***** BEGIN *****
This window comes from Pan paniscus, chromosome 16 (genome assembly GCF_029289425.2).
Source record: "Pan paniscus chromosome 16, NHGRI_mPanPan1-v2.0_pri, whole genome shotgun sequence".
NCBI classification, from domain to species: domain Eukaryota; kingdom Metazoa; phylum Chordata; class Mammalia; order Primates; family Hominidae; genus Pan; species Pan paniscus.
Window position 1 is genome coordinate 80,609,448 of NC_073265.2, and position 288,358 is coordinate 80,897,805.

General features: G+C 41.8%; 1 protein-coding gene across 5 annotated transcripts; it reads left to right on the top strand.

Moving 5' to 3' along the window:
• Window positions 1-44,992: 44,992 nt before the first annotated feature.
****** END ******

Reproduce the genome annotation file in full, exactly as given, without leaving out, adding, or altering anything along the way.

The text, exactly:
This window comes from Pan paniscus, chromosome 16 (genome assembly GCF_029289425.2).
Source record: "Pan paniscus chromosome 16, NHGRI_mPanPan1-v2.0_pri, whole genome shotgun sequence".
NCBI classification, from domain to species: domain Eukaryota; kingdom Metazoa; phylum Chordata; class Mammalia; order Primates; family Hominidae; genus Pan; species Pan paniscus.
Window position 1 is genome coordinate 80,609,448 of NC_073265.2, and position 288,358 is coordinate 80,897,805.

General features: G+C 41.8%; 1 protein-coding gene across 5 annotated transcripts; it reads left to right on the top strand.

Moving 5' to 3' along the window:
• Window positions 1-44,992: 44,992 nt before the first annotated feature.